The usage notes say “Among people above 65 years old or so, the term doesn't tend to have an offensive meaning [] ” This should probably be replaced with something non-numerical. Anyone here knows Danish? — Ungoliant (Falai) 00:59, 23 February 2013 (UTC)

The usage note should probably be replaced with something well-referenced. This just sounds like "surely my grandpa didn't mean to offend those niggers when he called them that, he just grew up when people used that word". - -sche (discuss) 22:15, 23 February 2013 (UTC)


Aren't we missing the sociological sense, ala, economic rationalization, the idea of seeing value only in things according to their economic value? ---> Tooironic (talk) 11:58, 23 February 2013 (UTC)

I think it is bad lexicographic practice to try to have a meaning at [[rationalization]] for every meaning shown at [[rationalize]]. I don't think that it can be shown that rationalize has any meanings that don't have corresponding senses of rationalization and vice versa. Rationalization could have two definitions that reference each of the senses of rationalize: (uncountable) The process of rationalizing." and "(countable) An instance of rationalizing." That would lead to an expanded entry for rationalization that has twice as many definitions as [[rationalize]], which has four. (Other dictionaries have as many as seven.) DCDuring TALK 13:56, 23 February 2013 (UTC)

Help with scope dope citations

I've added scope dope with five citations. Two of them are from somewhat famous sources The Mote in God's Eye and Failure is Not an Option. However, I cite to later paperback editions, as provided by Google, and obviously would prefer citations to the first editions (1974 and 2000, respectively). If you can confirm, along with a page number, that would be appeciated! Choor monster (talk) 19:27, 24 February 2013 (UTC)


"Adverb" With a comparative, and often with for it, indicates a result more like said comparative. This can be negated with none.

It was a difficult time, but I’m the wiser for it.
It was a difficult time, and I’m none the wiser for it.
I'm much the wiser for having had a difficult time like that.

This doesn't seem the least bit adverbial to be. It just seems to me to be the as a determiner in a "fused-head construction". In the first and third usage examples one could insert person or one after wiser. In the second the "one" appears as part of none.

Could anyone explain the choice of "adverb" here except as "not elsewhere classified"? DCDuring TALK 23:00, 24 February 2013 (UTC)

But if these were fused head constructions, they'd be definite, and it's more idiomatic to use an indefinite noun phrase here. I wouldn't say "I'm the wiser person for it" or "I'm much the wiser person for having had a difficult time", I'd say "a wiser person". And of course you can't do it in the second sentence (*"none the wiser person") at all. I think this is basically the same the as in sense 1 of the adverb. —Angr 12:01, 25 February 2013 (UTC)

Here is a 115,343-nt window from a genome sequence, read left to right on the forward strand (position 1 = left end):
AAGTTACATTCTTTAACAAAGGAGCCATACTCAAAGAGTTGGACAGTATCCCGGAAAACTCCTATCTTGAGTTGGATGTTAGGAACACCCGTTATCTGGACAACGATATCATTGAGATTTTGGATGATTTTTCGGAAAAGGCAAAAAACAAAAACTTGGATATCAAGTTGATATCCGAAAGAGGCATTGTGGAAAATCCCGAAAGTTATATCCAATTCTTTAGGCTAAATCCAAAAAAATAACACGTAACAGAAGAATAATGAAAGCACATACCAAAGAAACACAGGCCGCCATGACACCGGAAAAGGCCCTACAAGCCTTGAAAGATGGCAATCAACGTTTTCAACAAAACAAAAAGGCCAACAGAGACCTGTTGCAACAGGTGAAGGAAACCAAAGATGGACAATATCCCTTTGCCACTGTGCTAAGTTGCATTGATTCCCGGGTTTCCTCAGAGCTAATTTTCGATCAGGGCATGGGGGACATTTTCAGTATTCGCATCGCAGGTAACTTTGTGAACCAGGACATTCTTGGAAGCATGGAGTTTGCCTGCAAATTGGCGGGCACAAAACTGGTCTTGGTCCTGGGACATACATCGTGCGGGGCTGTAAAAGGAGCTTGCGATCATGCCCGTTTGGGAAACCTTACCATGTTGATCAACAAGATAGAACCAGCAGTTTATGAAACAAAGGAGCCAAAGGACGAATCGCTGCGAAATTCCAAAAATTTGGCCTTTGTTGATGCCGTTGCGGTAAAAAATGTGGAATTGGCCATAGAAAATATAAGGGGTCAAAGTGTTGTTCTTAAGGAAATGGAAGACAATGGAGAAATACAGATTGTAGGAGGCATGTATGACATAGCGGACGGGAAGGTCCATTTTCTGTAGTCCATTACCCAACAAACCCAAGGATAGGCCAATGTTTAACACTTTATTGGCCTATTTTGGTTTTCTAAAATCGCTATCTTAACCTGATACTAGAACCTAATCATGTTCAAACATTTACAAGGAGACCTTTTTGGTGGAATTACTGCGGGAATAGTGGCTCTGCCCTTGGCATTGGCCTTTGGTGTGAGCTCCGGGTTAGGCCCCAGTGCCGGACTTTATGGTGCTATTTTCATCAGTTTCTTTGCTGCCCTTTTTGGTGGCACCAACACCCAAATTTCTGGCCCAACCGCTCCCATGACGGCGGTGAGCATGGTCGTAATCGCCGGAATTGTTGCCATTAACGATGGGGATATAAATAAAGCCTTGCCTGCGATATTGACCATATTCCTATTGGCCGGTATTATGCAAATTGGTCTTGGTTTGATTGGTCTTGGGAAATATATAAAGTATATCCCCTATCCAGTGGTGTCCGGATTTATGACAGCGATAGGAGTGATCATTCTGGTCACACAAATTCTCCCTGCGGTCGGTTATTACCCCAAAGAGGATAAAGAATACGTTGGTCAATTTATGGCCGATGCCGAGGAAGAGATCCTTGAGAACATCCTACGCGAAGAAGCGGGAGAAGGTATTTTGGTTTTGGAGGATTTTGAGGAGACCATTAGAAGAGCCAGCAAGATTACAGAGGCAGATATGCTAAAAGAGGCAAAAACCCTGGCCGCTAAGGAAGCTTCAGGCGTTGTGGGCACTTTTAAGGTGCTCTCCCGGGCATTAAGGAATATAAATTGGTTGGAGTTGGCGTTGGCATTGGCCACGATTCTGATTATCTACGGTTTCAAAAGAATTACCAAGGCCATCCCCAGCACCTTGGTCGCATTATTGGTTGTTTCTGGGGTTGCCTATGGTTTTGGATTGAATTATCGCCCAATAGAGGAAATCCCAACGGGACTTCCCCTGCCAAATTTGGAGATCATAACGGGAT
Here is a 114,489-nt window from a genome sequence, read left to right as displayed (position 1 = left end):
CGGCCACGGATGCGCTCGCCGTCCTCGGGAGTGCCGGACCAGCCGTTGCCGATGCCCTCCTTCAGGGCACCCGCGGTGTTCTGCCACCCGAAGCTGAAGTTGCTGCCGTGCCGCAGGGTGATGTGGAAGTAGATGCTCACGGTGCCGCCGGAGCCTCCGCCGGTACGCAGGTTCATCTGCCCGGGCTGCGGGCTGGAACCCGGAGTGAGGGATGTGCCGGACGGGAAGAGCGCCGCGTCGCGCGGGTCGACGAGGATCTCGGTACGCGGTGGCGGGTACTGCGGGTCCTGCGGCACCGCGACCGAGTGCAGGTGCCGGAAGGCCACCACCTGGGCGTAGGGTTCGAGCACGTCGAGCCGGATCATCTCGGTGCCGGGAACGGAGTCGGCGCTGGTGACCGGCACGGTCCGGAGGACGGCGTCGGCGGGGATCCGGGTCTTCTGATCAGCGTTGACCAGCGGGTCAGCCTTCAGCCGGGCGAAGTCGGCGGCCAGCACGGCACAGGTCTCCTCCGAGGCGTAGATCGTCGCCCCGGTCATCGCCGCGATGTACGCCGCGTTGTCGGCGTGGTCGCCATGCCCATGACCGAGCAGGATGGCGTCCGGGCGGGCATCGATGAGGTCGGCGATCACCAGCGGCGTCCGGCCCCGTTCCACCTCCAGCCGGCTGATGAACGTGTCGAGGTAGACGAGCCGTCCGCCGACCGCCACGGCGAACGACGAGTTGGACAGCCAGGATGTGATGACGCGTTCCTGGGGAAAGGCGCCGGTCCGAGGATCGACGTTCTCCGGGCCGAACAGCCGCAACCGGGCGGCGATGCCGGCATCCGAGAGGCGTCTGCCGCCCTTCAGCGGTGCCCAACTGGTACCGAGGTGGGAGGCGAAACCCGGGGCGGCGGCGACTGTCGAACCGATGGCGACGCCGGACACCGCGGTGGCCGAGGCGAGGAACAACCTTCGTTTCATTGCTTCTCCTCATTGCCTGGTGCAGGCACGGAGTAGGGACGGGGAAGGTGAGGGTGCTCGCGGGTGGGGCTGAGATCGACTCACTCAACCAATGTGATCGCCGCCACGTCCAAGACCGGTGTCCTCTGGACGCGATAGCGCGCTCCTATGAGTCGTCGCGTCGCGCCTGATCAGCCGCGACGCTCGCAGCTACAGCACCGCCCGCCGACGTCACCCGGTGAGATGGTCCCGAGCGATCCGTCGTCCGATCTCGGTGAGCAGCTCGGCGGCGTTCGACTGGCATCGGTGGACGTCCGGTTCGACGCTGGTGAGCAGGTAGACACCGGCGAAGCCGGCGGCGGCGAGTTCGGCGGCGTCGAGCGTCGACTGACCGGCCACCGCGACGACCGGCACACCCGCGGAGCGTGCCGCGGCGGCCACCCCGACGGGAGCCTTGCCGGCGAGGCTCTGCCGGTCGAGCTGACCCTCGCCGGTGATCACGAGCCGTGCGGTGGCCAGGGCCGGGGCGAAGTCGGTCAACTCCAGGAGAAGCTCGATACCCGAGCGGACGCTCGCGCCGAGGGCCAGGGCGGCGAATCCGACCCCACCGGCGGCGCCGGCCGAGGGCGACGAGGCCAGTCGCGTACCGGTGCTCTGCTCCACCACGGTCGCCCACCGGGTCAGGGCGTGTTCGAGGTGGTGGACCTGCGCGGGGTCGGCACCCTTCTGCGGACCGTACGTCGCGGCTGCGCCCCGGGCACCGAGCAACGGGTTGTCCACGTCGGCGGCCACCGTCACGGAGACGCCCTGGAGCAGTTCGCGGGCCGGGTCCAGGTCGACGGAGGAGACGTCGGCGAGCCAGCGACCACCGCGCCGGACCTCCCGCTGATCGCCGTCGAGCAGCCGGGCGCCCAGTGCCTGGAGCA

Would the following serve as an explanation? "The" is modifying the adjective wiser, in a way somewhat comparable to "even (Adverb: 3. emphasizing a comparative)". Another example to illustrate this might be: "Her results are remarkable; all the more so because she is only ten years old." --MarcoSwart (talk) 16:49, 30 May 2014 (UTC)
There may be some justification for the adverbial PoS in the etymology of this and similar uses of the. I don't have the unabridged Jespersen, but I do have two other grammars that take a historical approach, as well as three more modern ones. I will investigate therein.
But our grammatical presentations are almost always based on current grammar unless the headword is obsolete or, at least, archaic. Further, I am never convinced by one person's citing his own sense of what is "natural", no matter how brilliant, well-informed, and/or experienced that person may be. DCDuring TALK 23:39, 8 June 2014 (UTC)
Your standard to arrive at an conviction is of course correct. And it is desirable to inform readers of the most current grammar. Would Collins qualify as a reliable source to classify 'the' also as an adverb?--MarcoSwart (talk) 10:28, 12 June 2014 (UTC)

used to

This is a tricky expression, IMO. used to#Etymology 2 had been presented as a Verb, representing the "imperfect tense". I think this was wrong. The essence of this expression is past habitual or repeated (but not continuous) action. It is ambiguous as to whether the action or habit has been terminated in the sense that although the implication is that it has been terminated (ie, perfect), it is rebuttable. One can say both "I used to smoke and I still do." and "I used to smoke, but I stopped" and they are both consistent with "I used to smoke."

However, I think it is the use of "I" in the examples that makes for this implication. If I say "He used to smoke.", then the possibility/likelihood is that I don't have certain knowledge of the current state of his smoking habit.

If this analysis is correct, than the translations which are premised on the sense of incompletion are wrong.

I think that this can also be viewed as a modal adverb of aspect rather than a modal verb of aspect, though its interaction with "didn't" might be deemed to pull it into the verb word class. It is a bit simpler to consider it an adverb, IMO. DCDuring TALK 14:18, 25 February 2013 (UTC)